Getting enough sleep is always a subject central to college students. It is no secret that a good night sleep makes everybody feel better. Time management is one of the skills that students should master in order to succeed in college.

College students are all struggling with getting enough sleep due to either academic pressures or social opportunities.

Getting enough sleep is always a subject central to college students. It is no secret that a good night sleep makes everybody feel better. Time management is one of the skills that students should master in order to succeed in college.

College students are all struggling with getting enough sleep due to either academic pressures or social opportunities.

“There are multiple possible reasons,” Plattsburgh State senior counselor at Student Health and Counseling Center, Carol Shuttleworth said. “Students are away from home and are suddenly free from any set bed-time.”

She said that students may not be used to regulating their own sleep schedule due to the fact that there might be many activities such as parties, meetings, college programs at night. Another reason Shuttleworth mentions is that the residence halls can be active and noisy at night, which make it hard for students who want to sleep.

The use of devices including phone, iPads, computer, TVs cause wakefulness because they emit a blue light that fools the body into thinking it is the morning, according to Shuttleworth.

Most of the students admitted that spending time online with their electronic device is one of the significant obstacles to sleep, according to the Chegg study from the California offices of Chegg on the sleep habit of college students.

Sleep is important for everybody. She said this importance does not change as one gets older. If students do not get enough sleep, there are some bad consequences for this.
“For students, the main issue is the impact of sleep deprivation on cognitive performance,” Shuttleworth said.

For example, she said it can affect one’s ability to think clearly and remember information.

“People who learned information remembered it a lot better when there was an interval of sleep between the initial study and a subsequent test,” Shuttleworth said. “In other words, pulling an all nighter is probably going to negatively impact the student’s ability to do well on an exam.”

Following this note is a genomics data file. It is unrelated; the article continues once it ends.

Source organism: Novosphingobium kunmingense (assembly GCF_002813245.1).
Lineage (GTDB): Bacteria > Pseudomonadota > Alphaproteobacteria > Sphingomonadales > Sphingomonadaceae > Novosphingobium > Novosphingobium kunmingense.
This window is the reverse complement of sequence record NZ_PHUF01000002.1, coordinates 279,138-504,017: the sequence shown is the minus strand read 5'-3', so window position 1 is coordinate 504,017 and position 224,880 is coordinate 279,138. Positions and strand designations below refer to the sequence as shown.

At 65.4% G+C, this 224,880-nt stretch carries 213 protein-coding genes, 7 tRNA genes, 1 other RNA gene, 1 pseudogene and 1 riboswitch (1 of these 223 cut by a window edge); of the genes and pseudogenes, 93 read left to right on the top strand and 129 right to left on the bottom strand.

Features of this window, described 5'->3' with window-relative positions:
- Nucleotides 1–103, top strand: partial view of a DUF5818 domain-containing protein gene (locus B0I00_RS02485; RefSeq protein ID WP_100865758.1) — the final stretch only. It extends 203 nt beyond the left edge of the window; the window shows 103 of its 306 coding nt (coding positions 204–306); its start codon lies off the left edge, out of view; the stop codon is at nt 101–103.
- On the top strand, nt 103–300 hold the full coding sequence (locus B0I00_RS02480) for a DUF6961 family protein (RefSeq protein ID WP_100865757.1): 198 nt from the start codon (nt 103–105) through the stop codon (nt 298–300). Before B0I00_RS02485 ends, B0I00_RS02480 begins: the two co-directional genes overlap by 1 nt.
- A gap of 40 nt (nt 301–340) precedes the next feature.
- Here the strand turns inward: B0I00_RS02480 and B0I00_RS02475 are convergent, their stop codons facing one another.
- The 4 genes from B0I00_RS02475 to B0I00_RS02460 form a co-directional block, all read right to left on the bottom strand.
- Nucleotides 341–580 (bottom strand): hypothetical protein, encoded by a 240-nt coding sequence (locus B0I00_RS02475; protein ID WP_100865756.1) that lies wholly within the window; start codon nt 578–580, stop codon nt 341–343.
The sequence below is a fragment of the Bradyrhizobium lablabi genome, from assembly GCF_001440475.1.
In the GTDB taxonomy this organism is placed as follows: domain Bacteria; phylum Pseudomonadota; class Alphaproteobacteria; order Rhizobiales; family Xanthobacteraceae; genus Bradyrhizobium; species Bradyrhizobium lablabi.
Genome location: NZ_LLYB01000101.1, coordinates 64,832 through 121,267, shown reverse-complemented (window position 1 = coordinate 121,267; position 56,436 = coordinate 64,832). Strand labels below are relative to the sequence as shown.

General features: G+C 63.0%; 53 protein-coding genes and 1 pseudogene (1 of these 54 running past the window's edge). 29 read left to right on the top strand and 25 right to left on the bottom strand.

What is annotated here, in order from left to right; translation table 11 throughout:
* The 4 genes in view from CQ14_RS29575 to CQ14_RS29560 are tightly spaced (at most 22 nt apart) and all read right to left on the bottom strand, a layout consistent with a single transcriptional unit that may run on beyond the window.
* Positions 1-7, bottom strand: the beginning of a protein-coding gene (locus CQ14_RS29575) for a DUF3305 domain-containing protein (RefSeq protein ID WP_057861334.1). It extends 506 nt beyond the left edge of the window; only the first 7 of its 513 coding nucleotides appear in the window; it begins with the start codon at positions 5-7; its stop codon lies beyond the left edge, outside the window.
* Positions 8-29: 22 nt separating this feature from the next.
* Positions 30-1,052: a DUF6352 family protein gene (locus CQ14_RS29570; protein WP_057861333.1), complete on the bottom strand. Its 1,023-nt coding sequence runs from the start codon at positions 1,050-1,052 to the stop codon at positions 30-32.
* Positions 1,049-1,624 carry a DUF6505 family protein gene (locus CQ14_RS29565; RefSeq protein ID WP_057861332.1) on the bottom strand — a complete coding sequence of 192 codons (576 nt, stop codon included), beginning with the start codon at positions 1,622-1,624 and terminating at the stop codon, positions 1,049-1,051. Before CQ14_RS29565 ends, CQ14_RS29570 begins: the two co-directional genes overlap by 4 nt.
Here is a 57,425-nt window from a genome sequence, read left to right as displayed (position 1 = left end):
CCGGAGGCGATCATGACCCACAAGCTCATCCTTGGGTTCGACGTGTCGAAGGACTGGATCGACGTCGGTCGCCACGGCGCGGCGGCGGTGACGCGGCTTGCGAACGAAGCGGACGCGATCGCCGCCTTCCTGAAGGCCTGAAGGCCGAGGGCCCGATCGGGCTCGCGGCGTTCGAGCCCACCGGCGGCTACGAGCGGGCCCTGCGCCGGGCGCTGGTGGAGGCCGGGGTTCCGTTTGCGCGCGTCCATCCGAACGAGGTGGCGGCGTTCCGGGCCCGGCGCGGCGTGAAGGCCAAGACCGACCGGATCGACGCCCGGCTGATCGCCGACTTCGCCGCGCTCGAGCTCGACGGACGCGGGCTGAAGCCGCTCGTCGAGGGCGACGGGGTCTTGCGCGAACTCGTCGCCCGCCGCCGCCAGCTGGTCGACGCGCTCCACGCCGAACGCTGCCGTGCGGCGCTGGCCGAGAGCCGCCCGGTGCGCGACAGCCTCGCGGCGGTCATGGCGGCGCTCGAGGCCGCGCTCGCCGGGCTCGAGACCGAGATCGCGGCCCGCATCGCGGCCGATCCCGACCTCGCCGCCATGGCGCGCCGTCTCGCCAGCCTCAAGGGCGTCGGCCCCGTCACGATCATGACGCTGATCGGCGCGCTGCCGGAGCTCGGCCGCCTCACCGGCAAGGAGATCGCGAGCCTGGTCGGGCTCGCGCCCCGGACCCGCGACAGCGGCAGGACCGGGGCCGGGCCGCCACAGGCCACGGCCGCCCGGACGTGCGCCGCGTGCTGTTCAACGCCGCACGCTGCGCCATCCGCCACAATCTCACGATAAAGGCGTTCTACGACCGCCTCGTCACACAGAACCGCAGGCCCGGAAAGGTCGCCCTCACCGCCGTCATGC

She also emphasized that it is also dangerous to drive when sleep-deprived.

“There are other serious consequences of sleep deprivation,” Shuttleworth said. “Lack of sleep can cause symptoms of anxiety and depression. It can lead to weight gain, bone loss, increased risk of stroke or diabetes and heart problems.

She also stressed on the fact that lack of sleep is a serious health problem in college and even in America in general.

“If I do not have enough of sleep at night, I will be more grumpy in the morning and I am not focus because I am too busy thinking about how tired I am,” junior nursing major Caitlyn Poleto said. “And it is really difficult for any college students to get enough sleep they need.”

She also stated when students do not get enough sleep, they might end up oversleeping in class and might not be able to pay attention in class.

“Students need to set up a workable daily schedule that allows them sufficient sleep, 8-9 hours a night if possible,” Shuttleworth said. “It is helpful to have a sleep ritual.”

She recommended students should discontinue using all the electronic devices at least half an hour before bed or do a relaxation before exercise such as the ‘body scan’ to prepare their bodies for sleep.

“Make time for yourself and develop a schedule,” junior nursing major Emily Haibon said. “Go to bed at the same time and wake up the same time.”

Once students are able to develop that schedule, she said that can help them a lot with getting the sleep they need.

Shuttleworth also encourages students to go to the Health Center if needed.

Email Hilly Nguyen at cp@cardinalpointsonline.com

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